Dear Plastic container makers
We seriously need to talk about trash. Every second day my two personed family produces a torso sized bag filled with candy wrappers, meat/fruit/vegetable plastic containers, little packets that house smaller wrapped up packets…in short, a treasure chest (or rather, torso) of the most unnecessary and useless packaging for us, the end user.
I’m sure that having the suppliers wrap their wares in several hundred layers of covering is just dreamy for the retailers who can simply throw these pretty little product housings in neat little rows on their shelves and never so much as think of the enormous amount of varying types of non-consumable rubbish we as the buyers are also purchasing. I can not even start to fathom how much is added to the cost of products of this unnecessary packaging which we almost immediately unwrap and discard as waste.
In a very practical sense it makes a lot more sense as a buyer to own a range of different styled containers we can take on our shopping sprees and fill up and empty out over and over again.
Whether it is a container for fluids that can be refilled or one to house the eggs, dry pasta, breakfast cereal even razor blades you purchase, this endless cycle of torso sized trash production can be brought to an immediate halt.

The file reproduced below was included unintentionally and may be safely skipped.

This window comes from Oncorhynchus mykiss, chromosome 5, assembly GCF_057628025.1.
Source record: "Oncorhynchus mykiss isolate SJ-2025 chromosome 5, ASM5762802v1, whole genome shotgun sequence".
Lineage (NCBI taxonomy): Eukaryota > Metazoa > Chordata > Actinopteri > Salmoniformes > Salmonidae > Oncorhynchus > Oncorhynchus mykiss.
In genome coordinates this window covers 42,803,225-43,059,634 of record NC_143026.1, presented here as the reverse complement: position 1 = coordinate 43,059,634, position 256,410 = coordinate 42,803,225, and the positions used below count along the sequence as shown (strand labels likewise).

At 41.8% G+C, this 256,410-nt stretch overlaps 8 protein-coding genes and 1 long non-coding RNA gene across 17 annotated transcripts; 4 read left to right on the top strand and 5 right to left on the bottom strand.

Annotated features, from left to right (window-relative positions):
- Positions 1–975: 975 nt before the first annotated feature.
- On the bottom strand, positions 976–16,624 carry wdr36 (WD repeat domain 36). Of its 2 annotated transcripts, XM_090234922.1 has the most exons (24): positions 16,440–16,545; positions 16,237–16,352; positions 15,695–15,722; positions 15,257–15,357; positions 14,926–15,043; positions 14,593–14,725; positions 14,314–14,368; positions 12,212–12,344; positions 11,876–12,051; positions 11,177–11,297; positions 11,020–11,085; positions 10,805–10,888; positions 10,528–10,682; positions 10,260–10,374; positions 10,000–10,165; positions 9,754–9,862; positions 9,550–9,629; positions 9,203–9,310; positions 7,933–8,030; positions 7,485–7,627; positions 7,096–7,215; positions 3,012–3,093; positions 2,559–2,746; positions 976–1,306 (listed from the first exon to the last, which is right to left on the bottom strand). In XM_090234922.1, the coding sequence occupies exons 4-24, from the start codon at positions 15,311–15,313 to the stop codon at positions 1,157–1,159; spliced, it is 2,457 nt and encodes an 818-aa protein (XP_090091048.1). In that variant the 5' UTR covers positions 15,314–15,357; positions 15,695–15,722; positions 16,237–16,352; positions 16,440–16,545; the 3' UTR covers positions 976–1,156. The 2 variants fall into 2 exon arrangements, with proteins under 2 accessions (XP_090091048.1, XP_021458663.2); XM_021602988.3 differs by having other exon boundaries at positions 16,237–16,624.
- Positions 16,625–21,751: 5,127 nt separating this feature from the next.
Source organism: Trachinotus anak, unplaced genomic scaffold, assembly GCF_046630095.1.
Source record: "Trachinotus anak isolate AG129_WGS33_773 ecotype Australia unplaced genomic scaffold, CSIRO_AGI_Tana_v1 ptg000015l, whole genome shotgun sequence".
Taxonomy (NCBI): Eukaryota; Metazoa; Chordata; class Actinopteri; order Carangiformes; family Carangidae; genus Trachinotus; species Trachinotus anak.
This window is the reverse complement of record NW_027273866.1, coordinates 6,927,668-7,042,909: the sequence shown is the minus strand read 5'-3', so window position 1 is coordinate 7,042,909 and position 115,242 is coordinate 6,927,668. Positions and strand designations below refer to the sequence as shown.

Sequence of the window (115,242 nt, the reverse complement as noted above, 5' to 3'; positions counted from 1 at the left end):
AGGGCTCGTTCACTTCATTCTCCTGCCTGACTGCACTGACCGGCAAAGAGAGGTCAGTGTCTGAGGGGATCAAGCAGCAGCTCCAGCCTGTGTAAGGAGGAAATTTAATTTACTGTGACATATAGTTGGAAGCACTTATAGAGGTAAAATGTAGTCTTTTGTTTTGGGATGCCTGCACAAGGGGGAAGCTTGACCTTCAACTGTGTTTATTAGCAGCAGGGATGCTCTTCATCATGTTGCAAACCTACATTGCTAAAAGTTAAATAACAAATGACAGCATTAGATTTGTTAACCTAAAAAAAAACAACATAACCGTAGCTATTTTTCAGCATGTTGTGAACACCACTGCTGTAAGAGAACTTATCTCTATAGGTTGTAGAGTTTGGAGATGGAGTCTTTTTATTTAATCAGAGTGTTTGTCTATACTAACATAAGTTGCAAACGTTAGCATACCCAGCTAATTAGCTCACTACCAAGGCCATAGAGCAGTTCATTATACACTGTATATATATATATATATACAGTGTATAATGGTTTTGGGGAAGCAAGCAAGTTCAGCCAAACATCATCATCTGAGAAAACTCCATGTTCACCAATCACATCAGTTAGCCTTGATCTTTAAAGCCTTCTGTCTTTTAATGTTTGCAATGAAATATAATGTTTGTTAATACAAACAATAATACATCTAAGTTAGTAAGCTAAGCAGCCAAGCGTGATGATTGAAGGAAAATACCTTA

I’m well aware of how important the packaging branding is for companies. You’re more likely to buy chicken fillets splayed over a plastic bed imprinted to look like a wooden carving board covered with warm rich images of a French country side cottage with flowing grains growing in a field in the background than a pink and green styrofoam bowl with a picture of a cartoon chicken in a racing car showing a thumbs up exclaiming “I’m a winner winner chicken dinner” in it’s chicken juice stained speech bubble...even if the country side cottage fillets are vastly inferior.
Why else would advertisers run the same commercial throughout the four segment ad break if they didn’t think there is some secondary subconscious penetration that will happen if the person actually doesn’t switch the channel for those three minutes they’re willing to endure. Similarly, the cereal company would want us to be able to catch a glimpse of the cereal box on the refrigerator, knowing that with every unintended gander they bury their brand deeper into your subconsciousness desire registry. But this has got to stop.
It should be accepted that the receptacles that could house the products in the supermarkets would have adequate branding and offer colorful user experiences to satisfy their brand awareness targets. User interaction via their cellphones in shops will probably also play a lot bigger role in the future, and digital does seem to be plastic free, safe of course for the phone itself.
If my suggestion is actualized, we’d sadly have to concede much more branding on the actual food, having your chicken fillet branded with smokey letters say, “Racing Chicken for your winner dinner!”.